to another, and you don't be where you will end up but you will find out where you ended up and many years ago, my lab and my self got interested in endocannabinoids and as they pointed out, they discovered this and a sebaticle in the department where i was chair of

the pharmacology department of medical college of virginia and vcu and that's where my interest was in endocan a--bitsoids. so what are endocannabinoids? so receptors are discovered and mediate the effect as happened at first with opiates, the longical question is why are

these receptors in mammalian including human cells in the body and the answer as it turned out, that there are endogenous ligands, so these are these own marijuana like or morphine like substances. so in the case of the cannabinoids, the discovery in

the 80s when specific g-protein receptors were discovered that mediated the psychoaxis of ph.d., and two such receptors were ididn'tified by molecular cloning, the receptors which are present at very high levels in the brain, that's first demonstrated by [indiscernible]

on who is here in the audience about a generation ago. --now the discovery--whoops what's that. i got it. the discovery of these receptors as i mentioned led to the question, what are the endogenous ligands and we had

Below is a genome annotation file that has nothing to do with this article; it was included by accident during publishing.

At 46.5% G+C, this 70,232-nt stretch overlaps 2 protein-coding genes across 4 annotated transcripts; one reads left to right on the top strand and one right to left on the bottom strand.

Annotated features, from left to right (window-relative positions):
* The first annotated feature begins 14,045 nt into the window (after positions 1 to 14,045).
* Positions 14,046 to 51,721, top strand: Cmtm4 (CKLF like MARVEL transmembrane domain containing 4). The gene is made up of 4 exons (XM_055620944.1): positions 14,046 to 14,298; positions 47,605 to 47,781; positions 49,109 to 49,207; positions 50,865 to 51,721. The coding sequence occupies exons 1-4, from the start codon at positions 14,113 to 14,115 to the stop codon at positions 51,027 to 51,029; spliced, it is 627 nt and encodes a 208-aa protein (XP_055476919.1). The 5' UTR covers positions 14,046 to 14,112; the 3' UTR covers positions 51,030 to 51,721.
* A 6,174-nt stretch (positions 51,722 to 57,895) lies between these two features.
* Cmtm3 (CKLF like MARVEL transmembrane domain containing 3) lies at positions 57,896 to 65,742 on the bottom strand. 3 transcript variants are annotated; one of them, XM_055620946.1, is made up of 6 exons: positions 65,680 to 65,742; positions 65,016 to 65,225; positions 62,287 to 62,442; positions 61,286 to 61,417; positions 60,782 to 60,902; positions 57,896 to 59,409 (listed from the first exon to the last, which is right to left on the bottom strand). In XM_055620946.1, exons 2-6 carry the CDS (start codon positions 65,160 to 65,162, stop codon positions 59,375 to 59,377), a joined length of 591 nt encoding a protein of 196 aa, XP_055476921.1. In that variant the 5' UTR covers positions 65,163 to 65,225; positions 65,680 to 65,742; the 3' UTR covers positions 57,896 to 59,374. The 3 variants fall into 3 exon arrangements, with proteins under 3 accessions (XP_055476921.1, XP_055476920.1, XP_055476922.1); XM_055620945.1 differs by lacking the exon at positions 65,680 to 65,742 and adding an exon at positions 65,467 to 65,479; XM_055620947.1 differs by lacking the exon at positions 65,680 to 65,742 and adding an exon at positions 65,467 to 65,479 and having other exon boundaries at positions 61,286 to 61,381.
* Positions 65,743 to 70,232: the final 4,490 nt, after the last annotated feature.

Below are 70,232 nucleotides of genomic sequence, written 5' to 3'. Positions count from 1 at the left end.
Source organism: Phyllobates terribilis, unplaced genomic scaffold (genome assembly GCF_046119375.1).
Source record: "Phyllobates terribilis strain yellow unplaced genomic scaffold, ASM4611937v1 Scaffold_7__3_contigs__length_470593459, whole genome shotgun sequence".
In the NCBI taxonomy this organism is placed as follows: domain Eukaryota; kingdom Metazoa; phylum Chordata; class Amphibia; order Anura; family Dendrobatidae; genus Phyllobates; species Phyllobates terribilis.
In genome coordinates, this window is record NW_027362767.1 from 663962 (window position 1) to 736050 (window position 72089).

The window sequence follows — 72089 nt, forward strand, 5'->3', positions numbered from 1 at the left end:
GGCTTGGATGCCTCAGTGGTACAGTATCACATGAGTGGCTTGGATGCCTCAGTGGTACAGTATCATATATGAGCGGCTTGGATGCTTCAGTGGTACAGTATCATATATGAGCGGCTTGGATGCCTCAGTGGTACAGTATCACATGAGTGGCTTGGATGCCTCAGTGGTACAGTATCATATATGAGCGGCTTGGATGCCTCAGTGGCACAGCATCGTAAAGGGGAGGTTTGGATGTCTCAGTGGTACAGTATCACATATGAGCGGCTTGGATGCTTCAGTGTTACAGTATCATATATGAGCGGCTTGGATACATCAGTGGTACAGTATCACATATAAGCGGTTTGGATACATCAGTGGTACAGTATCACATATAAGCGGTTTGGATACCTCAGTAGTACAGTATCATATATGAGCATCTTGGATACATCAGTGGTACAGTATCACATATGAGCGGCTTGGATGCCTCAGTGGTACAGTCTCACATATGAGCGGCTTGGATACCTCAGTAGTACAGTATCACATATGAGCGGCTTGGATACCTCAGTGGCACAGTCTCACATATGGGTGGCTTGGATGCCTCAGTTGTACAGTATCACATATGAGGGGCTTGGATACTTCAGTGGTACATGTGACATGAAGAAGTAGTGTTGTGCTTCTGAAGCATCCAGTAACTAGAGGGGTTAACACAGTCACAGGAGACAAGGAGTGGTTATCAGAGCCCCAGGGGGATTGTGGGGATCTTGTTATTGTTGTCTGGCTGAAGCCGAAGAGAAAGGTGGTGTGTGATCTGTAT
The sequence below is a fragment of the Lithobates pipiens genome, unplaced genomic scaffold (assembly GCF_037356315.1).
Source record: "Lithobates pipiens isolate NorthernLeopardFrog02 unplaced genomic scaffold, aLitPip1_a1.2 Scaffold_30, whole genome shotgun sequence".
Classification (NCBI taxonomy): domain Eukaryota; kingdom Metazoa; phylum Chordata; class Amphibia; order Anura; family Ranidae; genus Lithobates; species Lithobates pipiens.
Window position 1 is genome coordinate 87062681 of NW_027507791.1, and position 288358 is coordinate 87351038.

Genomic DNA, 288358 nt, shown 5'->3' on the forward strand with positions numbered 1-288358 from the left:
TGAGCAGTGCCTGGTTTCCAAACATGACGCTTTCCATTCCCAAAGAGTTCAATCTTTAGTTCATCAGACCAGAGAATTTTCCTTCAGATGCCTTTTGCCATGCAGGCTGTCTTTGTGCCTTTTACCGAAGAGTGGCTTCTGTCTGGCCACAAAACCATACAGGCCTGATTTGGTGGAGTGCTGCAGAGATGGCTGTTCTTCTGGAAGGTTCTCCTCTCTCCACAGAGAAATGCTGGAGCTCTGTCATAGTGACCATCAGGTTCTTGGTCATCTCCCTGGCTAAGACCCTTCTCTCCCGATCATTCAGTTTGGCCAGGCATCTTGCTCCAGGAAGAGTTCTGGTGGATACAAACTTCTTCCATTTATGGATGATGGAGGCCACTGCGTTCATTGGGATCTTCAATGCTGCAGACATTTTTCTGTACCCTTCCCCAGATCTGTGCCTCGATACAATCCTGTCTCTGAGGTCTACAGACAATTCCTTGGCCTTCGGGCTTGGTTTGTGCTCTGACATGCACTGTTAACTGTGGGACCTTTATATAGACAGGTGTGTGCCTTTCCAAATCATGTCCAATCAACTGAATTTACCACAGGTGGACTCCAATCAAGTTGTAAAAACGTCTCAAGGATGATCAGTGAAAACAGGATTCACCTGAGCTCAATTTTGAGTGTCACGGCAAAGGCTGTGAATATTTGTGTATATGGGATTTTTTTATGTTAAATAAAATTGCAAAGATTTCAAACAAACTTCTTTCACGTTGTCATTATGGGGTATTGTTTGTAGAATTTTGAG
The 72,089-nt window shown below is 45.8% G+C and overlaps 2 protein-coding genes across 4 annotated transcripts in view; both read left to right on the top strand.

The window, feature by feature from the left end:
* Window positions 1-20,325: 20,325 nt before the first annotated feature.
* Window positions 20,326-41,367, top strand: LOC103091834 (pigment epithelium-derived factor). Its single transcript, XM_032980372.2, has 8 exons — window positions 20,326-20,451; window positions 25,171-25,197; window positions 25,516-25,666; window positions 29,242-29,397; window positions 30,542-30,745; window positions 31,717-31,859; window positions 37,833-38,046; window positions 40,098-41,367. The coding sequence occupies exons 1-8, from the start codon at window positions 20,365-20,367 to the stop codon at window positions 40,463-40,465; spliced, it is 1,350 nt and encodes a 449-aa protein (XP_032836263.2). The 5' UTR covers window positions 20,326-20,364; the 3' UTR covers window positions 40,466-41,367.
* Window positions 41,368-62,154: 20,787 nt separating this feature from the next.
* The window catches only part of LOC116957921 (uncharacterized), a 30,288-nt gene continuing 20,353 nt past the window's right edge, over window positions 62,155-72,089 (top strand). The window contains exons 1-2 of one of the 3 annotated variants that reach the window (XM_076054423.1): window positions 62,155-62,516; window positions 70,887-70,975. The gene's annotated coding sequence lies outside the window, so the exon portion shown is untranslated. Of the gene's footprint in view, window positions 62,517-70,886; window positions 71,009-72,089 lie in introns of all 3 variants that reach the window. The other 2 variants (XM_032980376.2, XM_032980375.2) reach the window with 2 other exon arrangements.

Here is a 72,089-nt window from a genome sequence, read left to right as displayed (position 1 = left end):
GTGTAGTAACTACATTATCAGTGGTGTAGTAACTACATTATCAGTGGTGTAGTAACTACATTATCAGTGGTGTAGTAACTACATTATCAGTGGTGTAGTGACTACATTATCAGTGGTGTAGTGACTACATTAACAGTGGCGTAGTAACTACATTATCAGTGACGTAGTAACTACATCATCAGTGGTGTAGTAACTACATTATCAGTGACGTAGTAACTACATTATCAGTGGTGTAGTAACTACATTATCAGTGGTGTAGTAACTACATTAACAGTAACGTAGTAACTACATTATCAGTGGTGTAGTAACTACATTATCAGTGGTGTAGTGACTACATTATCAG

the insight that going after peptides, by analogy of the one recently discovered endogenous opiate peptide, they had the lipid substances based on the fact that ph.d. is a highly lymphfeelic substance and it was a metabolite arachikonoyl and these produced a represent

setter semesterular to marijuana and here again this group in jeopardy an adentified the second metabolite to the two ag, now there were analogues of these compounds but these are the two most widely studied endocan a--bitsoid which have been ashes rouped for about 20

years and during this there were over 5000 papers in the pubmed database and the epped o kacct nabboids effects and the large number of biological functions, mediated both centrally in the central nervous system but also in increasing numbers, and the mechanisms that are regulated or

modulated by these endokacct nabboids. now for today's part i highlighted a few effects in red and when you look at these like marijuana or endogenous counterpart to help us relax, eat, drink, more, rest, sleep, conserve energy, these are the

whole of what we call the three singles are the significant survival values during human evolution during the starvation but in the last 80 year when is we have the food supply and increasing with the lifestyle, it has become the main culprit of what we call the metabolic